We departed Cabo San Lucas, vowing never to return, just before nightfall in order to arrive at Isla Isabella on the other side of the Sea of Cortez at daybreak a day and a half later. Isla Isabella is uninhabited except for blue and yellow footed boobies, frigate birds and iguanas. The wildlife is protected and not very startled by human presence. It was fascinating being so close to the iguanas and birds. Isla Isabella is known as Mexico’s ‘Galapagos.’
After one night at Isla Isabella, we headed for Santiago Bay near Manzanillo on the mainland of Mexico. Our foul weather gear was no longer necessary, woohoo! It was time for shorts, t-shirts and sunscreen. The water temperature was 80+ degrees and the sailing became more fun as we were able to fly the spinnaker more frequently.
We anchored in Santiago Bay near Club Santiago. Club Santiago is a gated community with numerous fancy houses and palapa restaurants on the beach. We spent a few days there and explored the center of town. The mountain in the background of the photo is a volcano. Fortunately, it did not erupt while we were there!
While sailing along the west coast of the mainland we saw many ‘bumps in the road.’ These turned out to be large turtles. The sea turtles were nearly wiped out at one point in time, but the effort to repopulate them seems to be working.
Zihuatanejo. Somehow we have managed to spend an entire month here. We anchored off of Playa La Ropa in about 25 feet of clean, 82F water. It turned out that we weren’t the only ones to find the water temperature delightful. Barnacles, crabs and other critters that like to make the bottom of a boat home flourished. We had to clean the bottom of the boat twice, not the most pleasant job in the world. A couple of the displaced crabs found new homes in Carrie’s ears! It turned out that they really didn’t appreciate isopropyl alcohol and left the neighborhood quickly once it became flooded.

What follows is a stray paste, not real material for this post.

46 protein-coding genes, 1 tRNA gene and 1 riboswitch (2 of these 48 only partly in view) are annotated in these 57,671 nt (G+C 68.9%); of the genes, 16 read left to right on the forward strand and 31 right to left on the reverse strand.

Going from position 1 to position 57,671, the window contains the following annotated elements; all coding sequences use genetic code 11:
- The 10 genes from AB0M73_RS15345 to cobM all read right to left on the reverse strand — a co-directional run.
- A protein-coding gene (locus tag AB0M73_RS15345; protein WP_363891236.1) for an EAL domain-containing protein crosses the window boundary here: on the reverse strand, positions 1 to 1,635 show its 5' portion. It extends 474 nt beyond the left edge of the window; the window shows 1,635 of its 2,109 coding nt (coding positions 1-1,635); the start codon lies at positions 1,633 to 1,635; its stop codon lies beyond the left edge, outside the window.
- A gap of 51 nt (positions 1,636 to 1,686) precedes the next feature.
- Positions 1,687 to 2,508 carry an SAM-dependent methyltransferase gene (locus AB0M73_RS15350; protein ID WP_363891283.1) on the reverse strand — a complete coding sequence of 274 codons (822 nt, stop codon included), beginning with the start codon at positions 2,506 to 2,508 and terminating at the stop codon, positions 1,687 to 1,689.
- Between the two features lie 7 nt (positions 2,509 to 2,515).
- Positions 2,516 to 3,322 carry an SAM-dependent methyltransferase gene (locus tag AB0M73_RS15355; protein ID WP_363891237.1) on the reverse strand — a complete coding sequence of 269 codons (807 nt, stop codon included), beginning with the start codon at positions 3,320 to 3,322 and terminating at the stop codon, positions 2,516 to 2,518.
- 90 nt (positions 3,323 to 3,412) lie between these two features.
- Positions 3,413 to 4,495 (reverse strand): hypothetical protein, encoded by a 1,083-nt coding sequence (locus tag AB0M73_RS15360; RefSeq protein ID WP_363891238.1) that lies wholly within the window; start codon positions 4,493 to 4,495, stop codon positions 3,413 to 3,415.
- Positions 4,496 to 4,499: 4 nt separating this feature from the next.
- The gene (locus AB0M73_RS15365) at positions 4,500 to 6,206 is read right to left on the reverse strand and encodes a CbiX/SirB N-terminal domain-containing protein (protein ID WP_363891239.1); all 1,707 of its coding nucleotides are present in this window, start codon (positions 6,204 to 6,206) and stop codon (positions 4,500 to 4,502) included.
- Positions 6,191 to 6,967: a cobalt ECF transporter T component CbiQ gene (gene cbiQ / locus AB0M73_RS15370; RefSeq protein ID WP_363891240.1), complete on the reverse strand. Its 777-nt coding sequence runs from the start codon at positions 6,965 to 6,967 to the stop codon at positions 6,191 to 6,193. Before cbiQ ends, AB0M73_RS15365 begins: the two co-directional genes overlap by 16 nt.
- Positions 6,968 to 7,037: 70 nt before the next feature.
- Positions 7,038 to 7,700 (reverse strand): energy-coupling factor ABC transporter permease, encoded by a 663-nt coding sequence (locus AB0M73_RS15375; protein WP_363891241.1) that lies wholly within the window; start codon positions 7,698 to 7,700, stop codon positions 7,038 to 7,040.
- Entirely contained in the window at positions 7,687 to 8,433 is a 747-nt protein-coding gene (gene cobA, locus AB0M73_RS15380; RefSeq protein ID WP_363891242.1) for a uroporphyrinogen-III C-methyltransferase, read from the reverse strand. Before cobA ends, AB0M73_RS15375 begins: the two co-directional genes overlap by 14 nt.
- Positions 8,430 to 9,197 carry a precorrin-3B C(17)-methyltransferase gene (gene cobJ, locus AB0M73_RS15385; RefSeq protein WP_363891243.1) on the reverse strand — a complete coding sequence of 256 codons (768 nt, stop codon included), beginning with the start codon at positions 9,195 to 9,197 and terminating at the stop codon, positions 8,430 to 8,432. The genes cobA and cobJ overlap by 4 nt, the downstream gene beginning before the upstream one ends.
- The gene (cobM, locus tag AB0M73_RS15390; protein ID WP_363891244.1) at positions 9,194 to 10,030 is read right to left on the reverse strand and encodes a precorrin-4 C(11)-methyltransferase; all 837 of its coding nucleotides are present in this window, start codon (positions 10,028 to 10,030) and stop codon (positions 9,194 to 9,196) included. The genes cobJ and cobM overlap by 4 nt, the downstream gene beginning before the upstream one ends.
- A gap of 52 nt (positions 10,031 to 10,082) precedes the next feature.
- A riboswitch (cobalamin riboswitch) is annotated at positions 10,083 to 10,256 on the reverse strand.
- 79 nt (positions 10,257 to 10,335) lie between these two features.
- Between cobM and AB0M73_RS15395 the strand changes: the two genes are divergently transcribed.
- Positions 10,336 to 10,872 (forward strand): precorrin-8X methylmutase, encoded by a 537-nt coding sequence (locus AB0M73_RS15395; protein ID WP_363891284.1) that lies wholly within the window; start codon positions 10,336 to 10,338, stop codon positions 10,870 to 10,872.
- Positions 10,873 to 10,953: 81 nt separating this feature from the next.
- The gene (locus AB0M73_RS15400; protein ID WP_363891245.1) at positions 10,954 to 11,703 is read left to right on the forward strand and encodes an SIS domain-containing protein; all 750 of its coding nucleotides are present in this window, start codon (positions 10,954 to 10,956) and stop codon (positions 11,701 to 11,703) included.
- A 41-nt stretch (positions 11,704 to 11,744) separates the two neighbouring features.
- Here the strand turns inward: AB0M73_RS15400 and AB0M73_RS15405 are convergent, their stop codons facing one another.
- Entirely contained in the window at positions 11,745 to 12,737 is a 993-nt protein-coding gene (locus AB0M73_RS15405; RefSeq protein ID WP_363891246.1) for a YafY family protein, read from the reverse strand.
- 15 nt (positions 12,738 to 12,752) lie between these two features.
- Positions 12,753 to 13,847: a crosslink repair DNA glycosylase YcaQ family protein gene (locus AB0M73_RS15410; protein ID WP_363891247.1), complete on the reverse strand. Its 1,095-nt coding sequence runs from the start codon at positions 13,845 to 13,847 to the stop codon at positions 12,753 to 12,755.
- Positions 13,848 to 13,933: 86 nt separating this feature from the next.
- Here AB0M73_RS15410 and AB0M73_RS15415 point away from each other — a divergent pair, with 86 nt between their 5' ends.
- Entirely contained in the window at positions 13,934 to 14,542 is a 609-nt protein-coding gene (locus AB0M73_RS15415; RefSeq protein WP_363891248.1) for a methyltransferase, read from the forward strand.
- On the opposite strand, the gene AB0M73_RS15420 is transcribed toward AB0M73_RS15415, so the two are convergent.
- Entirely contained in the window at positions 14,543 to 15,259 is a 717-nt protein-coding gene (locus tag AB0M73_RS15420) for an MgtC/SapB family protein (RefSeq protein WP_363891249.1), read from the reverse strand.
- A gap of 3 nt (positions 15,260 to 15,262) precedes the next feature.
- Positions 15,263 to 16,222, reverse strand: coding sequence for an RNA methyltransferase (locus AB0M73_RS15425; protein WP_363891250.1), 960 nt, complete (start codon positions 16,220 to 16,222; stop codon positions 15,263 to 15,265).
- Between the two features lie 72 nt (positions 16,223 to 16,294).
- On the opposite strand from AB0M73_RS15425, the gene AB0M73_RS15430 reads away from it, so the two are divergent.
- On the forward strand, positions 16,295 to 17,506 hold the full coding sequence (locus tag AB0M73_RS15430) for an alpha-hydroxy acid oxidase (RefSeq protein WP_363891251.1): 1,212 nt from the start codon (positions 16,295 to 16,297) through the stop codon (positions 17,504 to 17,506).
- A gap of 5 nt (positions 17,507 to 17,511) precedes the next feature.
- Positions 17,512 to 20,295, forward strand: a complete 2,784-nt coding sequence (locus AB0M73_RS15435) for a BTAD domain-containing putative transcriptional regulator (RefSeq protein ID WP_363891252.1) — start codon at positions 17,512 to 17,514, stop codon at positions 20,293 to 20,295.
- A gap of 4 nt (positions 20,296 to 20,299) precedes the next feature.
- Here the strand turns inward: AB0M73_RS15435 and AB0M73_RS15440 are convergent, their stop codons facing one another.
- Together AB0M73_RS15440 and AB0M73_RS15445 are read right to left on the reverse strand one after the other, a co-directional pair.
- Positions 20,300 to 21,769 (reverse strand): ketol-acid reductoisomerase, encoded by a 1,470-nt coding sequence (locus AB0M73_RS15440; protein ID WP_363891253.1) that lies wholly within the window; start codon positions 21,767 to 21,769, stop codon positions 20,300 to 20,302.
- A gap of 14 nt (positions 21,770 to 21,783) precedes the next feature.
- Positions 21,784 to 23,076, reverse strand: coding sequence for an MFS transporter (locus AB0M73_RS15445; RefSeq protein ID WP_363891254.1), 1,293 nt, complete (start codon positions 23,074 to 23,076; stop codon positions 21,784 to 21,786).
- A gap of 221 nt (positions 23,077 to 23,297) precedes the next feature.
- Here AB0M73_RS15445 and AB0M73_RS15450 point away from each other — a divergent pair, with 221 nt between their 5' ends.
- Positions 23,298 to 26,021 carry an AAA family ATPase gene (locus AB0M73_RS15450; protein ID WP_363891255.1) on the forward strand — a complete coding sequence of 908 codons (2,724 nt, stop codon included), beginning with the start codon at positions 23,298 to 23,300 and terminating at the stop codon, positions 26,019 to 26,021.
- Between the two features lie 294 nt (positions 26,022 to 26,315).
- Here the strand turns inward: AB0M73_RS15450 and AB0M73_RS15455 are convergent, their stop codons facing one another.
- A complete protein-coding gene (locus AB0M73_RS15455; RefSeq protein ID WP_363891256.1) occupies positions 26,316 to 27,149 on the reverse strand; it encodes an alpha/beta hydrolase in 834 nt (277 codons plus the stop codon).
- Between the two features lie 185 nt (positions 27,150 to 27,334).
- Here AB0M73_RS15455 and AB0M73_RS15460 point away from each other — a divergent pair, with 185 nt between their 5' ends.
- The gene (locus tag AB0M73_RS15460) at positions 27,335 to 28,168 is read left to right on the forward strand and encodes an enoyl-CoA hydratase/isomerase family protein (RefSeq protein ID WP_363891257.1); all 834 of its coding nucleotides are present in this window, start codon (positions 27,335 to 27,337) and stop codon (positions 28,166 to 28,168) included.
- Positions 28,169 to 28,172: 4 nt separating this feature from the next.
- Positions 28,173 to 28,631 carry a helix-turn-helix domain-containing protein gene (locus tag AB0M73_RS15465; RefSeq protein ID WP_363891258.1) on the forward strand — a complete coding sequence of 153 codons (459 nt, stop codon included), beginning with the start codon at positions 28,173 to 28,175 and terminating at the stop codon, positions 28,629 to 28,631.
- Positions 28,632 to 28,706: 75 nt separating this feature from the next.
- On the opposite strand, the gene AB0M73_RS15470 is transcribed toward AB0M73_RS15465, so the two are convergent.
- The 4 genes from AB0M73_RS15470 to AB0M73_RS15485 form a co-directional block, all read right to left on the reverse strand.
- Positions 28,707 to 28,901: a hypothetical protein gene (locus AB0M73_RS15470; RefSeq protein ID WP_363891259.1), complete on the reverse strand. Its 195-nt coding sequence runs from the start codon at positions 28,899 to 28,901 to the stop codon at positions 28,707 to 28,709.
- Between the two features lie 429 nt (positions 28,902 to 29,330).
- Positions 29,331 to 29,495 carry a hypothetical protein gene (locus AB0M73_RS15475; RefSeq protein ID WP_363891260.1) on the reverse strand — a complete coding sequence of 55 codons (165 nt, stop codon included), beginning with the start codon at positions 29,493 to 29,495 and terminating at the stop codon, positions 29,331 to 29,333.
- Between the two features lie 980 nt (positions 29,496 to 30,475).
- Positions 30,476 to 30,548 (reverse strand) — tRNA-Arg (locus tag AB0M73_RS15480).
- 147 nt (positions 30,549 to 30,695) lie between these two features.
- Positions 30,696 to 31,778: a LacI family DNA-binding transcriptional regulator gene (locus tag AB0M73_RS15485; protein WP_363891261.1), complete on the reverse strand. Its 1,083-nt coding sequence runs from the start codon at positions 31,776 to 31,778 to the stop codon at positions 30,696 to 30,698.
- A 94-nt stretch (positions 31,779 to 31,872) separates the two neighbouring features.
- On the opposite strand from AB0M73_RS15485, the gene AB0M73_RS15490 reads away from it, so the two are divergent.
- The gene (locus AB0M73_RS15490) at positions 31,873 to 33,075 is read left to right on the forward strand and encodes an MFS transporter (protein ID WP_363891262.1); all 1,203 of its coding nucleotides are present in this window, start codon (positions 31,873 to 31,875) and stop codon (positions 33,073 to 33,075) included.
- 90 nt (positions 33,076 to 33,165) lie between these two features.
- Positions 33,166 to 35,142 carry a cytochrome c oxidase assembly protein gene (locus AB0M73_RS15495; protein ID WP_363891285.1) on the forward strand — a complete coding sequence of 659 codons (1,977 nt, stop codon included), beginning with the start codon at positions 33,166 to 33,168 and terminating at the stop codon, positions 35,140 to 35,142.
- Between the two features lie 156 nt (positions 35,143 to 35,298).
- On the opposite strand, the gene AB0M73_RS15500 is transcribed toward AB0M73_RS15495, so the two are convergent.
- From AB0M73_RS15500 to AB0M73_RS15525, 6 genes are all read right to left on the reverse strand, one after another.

We hooked up with friends that we met in San Diego on Creola and Sarabi and spent a lot of time eating, drinking and playing beach bocce.
The highlight of our stay in Zihuatanejo was SailFest. Sailfest is an annual event run by the cruisers and local watering hole, Rick’s Bar, to raise money for the poorest of the local schools. Pat and I were involved in one of the major money making events; the Sail Parade. Cruisers dress their boats and offer to take passengers on a sail through Zihuatanejo Bay, Ixtapa Bay and back for a donation. It was very impressive watching approximately 60 boats parade through the bay. Those of us on the crew that loaded and unloaded the guests didn’t get to participate in the parade so we dinghied out to the middle of the bay after getting the guests on the appropriate boats, with a refreshment, and watched the boats go by.
There were no fireworks at SailFest, but the port captain did allow us to shoot off the expired flares in his inventory. It was fun to watch and informative. The manufacturer and model of the flare were announced prior to it being shot off over the VHF radio. OK, so we are very easily amused!
Two of our favorite activities in Zihuatanejo were hanging out at Rick’s Bar and playing beach bocce.
And, of course, the gratuitous sunset shot…
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